The six umbrella farmers' organizations (CPM, FIFATA, FVTM, FEKRITAMA, KOLOHARENA and Réseau SOA) and civil society organizations (PFNOSCM VOIFIRAISANA and Collectif TANY) have already raised through several communiqués and letters addressed to the President of the Republic the dangerous nature of many articles of the new law and ask that the ongoing process be suspended.
The international experts gathered in the Technical Committee "Land & Development" are closely following the evolution of this legislative process. They hope that the decentralized land management in which the country was engaged can continue the initial trajectory that the State had driven it, without the land reform being diverted from its initial objectives.
Reminders on the Land Reform of 2005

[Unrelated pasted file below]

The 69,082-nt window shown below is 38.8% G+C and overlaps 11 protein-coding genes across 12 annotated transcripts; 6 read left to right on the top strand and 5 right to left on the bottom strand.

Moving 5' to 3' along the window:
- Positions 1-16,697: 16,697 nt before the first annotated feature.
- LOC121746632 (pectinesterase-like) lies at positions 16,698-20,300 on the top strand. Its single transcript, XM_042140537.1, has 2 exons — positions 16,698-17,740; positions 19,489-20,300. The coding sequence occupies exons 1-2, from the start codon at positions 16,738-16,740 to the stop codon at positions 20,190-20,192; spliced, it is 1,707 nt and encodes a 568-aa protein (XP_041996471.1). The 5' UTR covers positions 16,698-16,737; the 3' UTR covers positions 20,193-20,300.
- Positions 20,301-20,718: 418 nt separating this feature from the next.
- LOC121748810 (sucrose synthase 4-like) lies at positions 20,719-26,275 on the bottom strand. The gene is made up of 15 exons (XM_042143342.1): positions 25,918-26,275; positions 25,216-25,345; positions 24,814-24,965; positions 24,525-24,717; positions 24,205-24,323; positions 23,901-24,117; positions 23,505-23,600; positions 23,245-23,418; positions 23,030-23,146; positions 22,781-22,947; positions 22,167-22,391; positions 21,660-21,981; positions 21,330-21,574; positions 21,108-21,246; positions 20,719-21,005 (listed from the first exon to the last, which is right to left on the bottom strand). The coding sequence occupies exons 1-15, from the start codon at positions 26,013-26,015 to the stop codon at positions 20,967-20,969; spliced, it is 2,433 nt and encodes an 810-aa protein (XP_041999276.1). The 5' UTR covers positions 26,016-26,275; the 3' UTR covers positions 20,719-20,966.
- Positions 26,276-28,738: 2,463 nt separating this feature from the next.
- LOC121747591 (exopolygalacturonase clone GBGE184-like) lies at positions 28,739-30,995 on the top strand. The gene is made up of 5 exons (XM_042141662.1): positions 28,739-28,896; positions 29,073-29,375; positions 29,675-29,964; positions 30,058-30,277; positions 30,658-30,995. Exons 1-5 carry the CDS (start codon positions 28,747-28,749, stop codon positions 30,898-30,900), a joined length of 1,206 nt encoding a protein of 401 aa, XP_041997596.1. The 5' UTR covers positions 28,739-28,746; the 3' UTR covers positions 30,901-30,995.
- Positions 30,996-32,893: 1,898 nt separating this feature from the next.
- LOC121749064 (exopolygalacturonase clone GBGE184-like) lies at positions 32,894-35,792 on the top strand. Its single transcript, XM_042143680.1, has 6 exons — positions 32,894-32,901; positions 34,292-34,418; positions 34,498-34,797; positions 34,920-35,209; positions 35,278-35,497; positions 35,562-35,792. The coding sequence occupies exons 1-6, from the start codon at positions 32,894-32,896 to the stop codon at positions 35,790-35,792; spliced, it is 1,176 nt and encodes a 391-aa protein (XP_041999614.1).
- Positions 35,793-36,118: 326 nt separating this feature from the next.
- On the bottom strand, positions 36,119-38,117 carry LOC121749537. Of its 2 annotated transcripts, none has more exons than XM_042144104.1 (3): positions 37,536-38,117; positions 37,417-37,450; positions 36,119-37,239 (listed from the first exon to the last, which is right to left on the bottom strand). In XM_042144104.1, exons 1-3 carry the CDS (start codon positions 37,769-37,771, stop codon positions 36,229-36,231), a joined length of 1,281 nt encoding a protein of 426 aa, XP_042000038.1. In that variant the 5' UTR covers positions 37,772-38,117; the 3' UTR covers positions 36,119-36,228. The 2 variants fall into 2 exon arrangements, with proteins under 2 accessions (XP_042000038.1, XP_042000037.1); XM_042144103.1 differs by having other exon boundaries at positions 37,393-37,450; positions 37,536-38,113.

The colonial land regime instituted in 1896 considered that all land belonged to the State (the "presumption of statehood") except private land properties with a title issued by the land services of the State. It was a question of preserving the property rights of the settlers and the country's economic elite. In 2005, a century later, and more than 40 years after Independence, a Land Reform was put in place to allow more citizens, especially peasants, to obtain legal recognition of their land rights. Law 2005-019 on land statutes replaced the presumption of ownership with the presumption of ownership and created a new status of land: unt titled private land ownership (PPNT) governed by Law 2006-031. The occupation and development of plots by peasants is now a source of "unsused" property, which can be proven by a written document, the land certificate, issued by the municipality following local social recognition. Even without a land certificate, Malagasy citizens who were unable to access land titles, due to their high cost and the length of the procedures, became owners of their plots. In 2021, sixteen years after the reform, 520,000 land certificates have been issued through communal land counters and 300,000 files are being processed. A significant figure compared to the number of land titles – estimated at 600,000 – issued over a century.